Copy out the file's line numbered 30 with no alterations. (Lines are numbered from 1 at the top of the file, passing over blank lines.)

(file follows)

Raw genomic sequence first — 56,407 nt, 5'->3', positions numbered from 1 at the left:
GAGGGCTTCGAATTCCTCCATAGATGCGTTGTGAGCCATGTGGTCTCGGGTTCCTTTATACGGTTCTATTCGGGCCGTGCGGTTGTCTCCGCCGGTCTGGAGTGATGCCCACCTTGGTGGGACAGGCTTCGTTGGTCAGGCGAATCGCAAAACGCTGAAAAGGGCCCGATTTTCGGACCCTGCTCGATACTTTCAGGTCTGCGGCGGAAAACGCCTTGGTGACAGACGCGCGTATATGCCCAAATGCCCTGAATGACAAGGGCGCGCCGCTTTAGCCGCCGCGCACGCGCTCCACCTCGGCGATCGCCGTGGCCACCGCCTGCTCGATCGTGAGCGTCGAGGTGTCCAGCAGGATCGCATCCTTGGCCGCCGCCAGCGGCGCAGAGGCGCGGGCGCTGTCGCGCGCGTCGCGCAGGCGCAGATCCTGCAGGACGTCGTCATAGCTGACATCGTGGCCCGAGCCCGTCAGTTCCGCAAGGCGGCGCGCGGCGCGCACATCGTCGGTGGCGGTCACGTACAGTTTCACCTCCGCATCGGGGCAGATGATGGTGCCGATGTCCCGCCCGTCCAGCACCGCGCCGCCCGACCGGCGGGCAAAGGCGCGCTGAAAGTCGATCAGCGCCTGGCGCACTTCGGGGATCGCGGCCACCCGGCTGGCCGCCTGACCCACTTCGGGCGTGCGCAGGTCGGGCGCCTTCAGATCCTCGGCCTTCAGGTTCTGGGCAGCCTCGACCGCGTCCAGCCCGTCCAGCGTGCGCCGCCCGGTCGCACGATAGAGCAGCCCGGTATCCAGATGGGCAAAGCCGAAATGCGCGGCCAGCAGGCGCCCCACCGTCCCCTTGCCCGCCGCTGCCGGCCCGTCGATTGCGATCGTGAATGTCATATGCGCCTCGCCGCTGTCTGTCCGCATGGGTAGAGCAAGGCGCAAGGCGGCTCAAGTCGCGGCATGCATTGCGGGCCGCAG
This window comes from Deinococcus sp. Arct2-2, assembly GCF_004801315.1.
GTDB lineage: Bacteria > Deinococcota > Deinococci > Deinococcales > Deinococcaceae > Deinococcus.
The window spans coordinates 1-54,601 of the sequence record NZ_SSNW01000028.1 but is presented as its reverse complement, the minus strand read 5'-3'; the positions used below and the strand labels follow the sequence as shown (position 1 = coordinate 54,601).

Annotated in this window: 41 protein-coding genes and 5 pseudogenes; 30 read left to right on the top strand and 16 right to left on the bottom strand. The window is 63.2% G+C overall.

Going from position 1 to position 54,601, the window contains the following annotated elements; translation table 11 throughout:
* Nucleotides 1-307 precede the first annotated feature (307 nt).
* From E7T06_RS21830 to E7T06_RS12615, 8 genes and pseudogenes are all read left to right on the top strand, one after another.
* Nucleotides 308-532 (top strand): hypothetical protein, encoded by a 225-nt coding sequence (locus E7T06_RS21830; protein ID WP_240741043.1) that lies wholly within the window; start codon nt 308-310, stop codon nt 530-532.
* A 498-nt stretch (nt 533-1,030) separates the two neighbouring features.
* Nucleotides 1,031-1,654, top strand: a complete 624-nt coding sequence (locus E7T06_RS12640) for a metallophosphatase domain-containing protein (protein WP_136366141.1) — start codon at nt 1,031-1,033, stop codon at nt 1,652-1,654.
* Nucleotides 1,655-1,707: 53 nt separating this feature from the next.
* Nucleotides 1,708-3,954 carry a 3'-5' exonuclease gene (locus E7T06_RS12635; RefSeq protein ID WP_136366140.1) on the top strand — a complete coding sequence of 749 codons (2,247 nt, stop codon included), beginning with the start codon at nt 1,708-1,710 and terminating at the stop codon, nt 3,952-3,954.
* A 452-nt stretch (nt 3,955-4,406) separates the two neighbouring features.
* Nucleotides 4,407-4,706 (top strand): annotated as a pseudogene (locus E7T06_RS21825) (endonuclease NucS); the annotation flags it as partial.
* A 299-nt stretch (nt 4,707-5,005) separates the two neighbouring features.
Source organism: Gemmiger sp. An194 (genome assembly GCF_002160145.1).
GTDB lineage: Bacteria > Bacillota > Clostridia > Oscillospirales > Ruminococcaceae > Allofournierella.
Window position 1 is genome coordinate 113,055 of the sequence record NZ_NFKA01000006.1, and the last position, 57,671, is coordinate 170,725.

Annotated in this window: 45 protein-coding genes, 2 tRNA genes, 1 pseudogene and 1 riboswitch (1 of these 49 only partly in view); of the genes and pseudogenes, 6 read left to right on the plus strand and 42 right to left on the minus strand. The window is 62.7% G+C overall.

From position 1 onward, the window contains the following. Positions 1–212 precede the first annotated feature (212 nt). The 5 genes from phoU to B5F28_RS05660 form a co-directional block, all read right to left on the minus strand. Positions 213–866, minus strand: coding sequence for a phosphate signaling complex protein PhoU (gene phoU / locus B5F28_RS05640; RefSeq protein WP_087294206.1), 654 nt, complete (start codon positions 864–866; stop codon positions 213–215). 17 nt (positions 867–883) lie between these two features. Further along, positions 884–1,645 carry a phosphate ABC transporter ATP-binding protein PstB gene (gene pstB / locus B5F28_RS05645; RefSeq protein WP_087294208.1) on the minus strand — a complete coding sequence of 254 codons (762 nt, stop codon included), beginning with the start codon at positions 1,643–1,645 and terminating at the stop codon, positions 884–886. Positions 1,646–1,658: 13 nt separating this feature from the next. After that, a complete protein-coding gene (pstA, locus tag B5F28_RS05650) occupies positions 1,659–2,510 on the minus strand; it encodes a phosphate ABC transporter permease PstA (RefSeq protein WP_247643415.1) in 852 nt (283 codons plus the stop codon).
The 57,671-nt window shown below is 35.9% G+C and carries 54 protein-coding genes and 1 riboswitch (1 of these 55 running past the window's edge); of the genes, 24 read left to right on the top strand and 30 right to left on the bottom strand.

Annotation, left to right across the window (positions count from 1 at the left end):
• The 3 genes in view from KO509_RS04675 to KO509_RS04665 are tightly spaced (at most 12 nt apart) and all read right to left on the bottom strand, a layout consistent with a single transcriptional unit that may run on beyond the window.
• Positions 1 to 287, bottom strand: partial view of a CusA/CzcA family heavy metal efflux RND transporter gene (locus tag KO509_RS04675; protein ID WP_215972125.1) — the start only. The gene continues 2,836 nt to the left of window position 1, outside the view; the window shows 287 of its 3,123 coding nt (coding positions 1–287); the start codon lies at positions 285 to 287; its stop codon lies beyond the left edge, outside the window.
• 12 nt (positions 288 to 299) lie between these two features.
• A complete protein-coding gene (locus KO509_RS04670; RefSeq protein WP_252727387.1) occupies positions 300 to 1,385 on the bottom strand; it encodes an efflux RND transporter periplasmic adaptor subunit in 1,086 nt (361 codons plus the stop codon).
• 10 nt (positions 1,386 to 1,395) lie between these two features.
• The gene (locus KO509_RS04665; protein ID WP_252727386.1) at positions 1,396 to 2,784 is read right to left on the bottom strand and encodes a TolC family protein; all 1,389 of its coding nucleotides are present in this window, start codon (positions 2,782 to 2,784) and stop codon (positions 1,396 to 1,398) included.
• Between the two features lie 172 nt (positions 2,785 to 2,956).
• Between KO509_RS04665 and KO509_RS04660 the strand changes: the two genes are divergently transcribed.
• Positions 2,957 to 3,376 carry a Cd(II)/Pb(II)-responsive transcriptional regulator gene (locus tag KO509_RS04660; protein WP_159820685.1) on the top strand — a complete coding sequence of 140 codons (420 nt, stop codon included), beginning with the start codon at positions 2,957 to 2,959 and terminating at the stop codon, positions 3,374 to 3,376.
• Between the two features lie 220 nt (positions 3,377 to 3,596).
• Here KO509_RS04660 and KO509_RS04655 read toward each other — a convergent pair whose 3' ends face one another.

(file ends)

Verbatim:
• The gene (locus KO509_RS04665; protein ID WP_252727386.1) at positions 1,396 to 2,784 is read right to left on the bottom strand and encodes a TolC family protein; all 1,389 of its coding nucleotides are present in this window, start codon (positions 2,782 to 2,784) and stop codon (positions 1,396 to 1,398) included.